Wales Rugby: Scrum-half Lewis learns from bodybuilder brother
|Women’s International: Wales v Hong Kong|
|Venue: Cardiff Arms Park Date: Friday, 16 November Kick-off: 19:00 GMT|
Wales women’s scrum-half Ffion Lewis has an unusual sporting inspiration in her family, her bodybuilding brother.
Florida-based Flex Lewis, 34, has won seven Mr Universe titles, beating the record for consecutive titles set by actor Arnold Schwarzenegger.
Ffion makes her first start against Hong Kong on Friday and says her famous sibling has provided inspiration.
“Flex is an example, he was told he wasn’t good enough to begin with,” she told BBC Sport Wales.
“He was a rugby player to begin with, but he was told he was too small!
“I’ve got three brothers, we’ve all been brought up pretty well with great morals and our parents installed into us that nothing comes easily, it all comes down to hard work,” said the 21-year-old Scarlets and Gloucester player, who made her Wales debut as a late replacement in the 19-5 win over South Africa.
“He got told he could never make it, and he’s learned to prove people wrong. I was told I wasn’t good enough, and I wanted to prove people wrong, I’m lucky to have such a supportive family.”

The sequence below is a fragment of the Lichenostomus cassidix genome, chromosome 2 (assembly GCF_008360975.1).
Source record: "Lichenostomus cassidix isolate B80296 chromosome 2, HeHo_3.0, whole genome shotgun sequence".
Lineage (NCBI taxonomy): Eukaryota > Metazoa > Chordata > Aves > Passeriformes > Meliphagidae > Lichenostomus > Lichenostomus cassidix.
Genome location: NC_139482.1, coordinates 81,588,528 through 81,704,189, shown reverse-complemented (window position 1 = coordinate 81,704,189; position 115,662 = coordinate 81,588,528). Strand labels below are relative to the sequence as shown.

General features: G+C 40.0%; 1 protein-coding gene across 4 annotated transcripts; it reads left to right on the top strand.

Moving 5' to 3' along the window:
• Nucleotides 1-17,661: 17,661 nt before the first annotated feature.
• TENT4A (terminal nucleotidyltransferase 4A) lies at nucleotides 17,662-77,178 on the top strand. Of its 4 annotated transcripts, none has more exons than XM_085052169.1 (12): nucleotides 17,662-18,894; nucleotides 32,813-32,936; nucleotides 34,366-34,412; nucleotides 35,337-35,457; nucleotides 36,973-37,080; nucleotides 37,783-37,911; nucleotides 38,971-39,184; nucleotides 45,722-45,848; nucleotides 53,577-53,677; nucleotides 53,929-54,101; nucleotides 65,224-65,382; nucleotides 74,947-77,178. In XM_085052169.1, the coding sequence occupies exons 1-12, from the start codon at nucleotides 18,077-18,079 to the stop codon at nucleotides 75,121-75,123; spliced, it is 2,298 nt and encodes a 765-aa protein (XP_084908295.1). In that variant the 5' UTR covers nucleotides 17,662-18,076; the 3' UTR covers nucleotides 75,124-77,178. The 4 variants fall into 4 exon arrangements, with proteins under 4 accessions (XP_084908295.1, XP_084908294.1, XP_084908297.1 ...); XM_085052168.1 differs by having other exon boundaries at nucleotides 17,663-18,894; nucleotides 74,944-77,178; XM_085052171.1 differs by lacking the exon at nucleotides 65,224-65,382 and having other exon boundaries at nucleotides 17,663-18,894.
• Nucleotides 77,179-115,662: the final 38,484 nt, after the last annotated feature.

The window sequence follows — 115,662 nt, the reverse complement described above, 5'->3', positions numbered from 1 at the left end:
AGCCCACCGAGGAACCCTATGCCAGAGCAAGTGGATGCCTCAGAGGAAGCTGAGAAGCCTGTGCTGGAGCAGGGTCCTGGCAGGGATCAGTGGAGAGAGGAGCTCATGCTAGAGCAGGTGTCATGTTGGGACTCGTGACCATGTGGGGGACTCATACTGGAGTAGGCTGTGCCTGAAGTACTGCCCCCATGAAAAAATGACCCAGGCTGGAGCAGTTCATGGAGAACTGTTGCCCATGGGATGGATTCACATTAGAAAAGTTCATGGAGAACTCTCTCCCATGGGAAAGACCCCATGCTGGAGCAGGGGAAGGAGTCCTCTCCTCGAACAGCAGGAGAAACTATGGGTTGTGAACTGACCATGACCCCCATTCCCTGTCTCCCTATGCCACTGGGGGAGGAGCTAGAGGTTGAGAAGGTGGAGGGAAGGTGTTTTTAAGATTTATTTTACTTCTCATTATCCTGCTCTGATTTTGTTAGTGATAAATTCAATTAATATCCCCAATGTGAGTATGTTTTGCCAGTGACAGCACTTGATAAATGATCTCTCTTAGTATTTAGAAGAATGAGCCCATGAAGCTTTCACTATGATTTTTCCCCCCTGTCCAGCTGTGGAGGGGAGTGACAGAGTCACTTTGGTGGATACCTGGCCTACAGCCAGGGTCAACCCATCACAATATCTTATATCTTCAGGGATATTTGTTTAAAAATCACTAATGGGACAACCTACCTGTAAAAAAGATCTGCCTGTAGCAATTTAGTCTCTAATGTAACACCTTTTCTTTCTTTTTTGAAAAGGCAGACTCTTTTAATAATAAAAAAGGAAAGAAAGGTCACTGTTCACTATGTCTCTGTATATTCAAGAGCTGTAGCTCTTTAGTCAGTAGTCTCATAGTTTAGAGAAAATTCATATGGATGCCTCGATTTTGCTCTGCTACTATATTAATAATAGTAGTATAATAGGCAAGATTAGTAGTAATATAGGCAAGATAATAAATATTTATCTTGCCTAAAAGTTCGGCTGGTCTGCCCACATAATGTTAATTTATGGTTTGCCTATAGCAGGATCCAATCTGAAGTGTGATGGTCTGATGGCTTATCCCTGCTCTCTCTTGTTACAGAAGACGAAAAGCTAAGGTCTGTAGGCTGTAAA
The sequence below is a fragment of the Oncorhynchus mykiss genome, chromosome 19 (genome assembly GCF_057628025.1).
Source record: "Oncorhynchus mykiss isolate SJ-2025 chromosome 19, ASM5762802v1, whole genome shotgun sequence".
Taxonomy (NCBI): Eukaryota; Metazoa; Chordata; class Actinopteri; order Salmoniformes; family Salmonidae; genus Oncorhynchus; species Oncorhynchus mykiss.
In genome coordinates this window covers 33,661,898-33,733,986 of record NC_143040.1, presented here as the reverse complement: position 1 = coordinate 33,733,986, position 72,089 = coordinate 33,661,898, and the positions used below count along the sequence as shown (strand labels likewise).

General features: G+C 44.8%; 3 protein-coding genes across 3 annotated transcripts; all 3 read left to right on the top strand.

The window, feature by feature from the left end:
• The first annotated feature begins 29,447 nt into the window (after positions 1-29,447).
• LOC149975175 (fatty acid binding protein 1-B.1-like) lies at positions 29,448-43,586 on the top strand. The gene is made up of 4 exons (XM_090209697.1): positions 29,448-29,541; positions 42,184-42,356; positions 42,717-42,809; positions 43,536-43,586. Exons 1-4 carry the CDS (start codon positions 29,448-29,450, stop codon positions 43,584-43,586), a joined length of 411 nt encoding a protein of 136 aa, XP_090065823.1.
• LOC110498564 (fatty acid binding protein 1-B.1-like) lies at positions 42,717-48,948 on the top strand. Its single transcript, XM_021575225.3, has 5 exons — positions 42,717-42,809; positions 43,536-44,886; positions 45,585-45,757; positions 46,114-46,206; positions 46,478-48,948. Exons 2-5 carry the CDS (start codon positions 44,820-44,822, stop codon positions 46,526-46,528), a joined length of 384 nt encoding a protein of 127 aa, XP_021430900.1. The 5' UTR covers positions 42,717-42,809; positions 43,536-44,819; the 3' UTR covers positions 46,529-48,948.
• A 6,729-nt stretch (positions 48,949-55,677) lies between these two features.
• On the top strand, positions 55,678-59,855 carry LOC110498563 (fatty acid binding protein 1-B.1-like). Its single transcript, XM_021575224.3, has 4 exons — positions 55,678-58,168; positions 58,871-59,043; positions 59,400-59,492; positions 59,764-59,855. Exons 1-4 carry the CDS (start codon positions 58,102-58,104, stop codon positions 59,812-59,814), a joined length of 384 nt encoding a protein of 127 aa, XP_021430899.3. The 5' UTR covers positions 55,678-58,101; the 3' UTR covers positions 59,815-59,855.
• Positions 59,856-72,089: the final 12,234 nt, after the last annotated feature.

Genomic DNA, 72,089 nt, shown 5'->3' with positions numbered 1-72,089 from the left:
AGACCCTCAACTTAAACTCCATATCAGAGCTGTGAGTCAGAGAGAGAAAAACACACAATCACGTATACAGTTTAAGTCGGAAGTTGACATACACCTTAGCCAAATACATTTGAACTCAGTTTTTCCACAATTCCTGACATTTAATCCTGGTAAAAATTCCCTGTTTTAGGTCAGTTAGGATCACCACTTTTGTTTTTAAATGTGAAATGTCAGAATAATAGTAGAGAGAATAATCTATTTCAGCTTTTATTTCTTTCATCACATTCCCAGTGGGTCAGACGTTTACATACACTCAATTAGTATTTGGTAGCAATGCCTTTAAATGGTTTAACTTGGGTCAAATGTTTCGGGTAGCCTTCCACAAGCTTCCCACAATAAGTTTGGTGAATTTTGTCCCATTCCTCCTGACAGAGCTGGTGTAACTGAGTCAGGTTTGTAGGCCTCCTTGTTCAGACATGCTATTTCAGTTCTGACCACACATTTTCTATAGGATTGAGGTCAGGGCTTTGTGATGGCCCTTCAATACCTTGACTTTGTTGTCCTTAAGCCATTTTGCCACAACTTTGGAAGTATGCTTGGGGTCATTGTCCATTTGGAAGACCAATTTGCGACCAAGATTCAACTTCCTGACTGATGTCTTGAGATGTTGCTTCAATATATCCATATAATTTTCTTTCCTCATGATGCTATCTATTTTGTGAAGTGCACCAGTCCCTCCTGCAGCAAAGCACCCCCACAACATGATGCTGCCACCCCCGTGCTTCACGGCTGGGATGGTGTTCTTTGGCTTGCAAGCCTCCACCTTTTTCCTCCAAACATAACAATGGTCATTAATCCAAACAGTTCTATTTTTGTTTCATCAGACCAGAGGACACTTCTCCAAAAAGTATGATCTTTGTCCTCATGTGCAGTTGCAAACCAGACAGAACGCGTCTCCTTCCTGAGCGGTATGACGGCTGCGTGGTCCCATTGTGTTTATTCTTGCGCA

Ironically ‘Flex’, whose real name is James, got his nickname for his flexibility as an elusive runner on the rugby field.
So is there a lesson from the 17-stone powerhouse’s success for a scrum-half who weighs in at more than six stones less?
“My weight’s going up, but I’m stronger and fitter. As long as I’ve still got my speed, the weight’s not an issue,” she explained.
“I think it’s about understanding the pressures but not changing your focus on the end goal, just ensuring you don’t get side-tracked.
“I’m there to do a job and do my country proud, he’s worked so hard and the end goal is that trophy which he’s been able to lift.”
Because of the age gap, Florida-based Flex was only at home in Wales until Ffion was five or six. He has not yet managed to watch her playing at senior level, but she got to the USA in 2017 to watch one of his triumphs.
“It was amazing, because being at home until (I was) five or six, you have an understanding but you don’t really see it, it was a different world out there,” she said.
“He was absolutely gutted there won’t be a (regional) match to watch when he comes home at Christmas, but hopefully we can arrange it in future.”
As well as her playing efforts, Ffion is involved with coaching junior and disability rugby at the Scarlets.
But on Friday against Hong Kong, she will be focussed on making a mark in the number nine shirt- and making her family proud.